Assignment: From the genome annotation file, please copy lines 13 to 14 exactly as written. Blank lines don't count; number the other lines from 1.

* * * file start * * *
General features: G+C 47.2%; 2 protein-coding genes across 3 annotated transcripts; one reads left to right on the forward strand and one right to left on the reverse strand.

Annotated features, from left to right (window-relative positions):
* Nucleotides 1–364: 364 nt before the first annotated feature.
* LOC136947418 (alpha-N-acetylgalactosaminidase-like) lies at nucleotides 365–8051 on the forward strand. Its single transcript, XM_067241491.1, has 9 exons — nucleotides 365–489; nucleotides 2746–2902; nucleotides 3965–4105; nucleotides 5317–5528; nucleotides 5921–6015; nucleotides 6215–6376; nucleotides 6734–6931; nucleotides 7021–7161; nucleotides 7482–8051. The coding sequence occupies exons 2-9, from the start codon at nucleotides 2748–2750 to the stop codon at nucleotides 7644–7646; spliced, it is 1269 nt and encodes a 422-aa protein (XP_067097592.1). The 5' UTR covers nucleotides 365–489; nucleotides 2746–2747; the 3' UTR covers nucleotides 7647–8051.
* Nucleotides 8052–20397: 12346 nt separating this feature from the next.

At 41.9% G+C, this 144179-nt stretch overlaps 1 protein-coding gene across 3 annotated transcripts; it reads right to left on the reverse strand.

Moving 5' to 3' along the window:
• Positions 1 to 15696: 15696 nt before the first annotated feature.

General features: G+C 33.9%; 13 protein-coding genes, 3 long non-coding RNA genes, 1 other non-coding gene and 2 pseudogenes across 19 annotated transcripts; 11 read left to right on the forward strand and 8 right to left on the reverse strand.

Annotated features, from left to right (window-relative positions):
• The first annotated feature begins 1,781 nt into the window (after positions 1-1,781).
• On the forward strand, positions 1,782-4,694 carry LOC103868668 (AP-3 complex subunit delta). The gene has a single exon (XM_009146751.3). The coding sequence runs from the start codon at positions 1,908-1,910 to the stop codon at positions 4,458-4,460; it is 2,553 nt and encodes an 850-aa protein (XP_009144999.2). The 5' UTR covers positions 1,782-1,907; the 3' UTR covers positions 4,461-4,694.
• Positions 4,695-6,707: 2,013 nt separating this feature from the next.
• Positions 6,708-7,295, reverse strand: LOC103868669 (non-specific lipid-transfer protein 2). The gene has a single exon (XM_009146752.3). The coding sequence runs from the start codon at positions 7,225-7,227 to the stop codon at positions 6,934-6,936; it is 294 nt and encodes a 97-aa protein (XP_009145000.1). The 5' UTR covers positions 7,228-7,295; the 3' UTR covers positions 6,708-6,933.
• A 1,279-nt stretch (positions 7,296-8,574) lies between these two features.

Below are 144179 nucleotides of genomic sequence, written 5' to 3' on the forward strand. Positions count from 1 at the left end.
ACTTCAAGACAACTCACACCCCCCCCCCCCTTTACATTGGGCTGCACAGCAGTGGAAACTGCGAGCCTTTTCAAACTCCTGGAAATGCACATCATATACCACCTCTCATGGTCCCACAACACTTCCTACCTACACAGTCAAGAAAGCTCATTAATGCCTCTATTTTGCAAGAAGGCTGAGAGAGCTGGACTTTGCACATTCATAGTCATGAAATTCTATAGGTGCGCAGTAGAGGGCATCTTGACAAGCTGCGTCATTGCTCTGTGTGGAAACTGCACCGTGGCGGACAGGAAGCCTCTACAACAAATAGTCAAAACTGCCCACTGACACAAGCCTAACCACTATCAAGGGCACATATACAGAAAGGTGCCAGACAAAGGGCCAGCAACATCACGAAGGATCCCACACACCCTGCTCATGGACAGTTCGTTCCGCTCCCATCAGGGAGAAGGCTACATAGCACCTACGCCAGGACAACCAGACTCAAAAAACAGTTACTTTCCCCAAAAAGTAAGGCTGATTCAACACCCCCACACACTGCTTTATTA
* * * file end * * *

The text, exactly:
• Positions 4,695-6,707: 2,013 nt separating this feature from the next.
• Positions 6,708-7,295, reverse strand: LOC103868669 (non-specific lipid-transfer protein 2). The gene has a single exon (XM_009146752.3). The coding sequence runs from the start codon at positions 7,225-7,227 to the stop codon at positions 6,934-6,936; it is 294 nt and encodes a 97-aa protein (XP_009145000.1). The 5' UTR covers positions 7,228-7,295; the 3' UTR covers positions 6,708-6,933.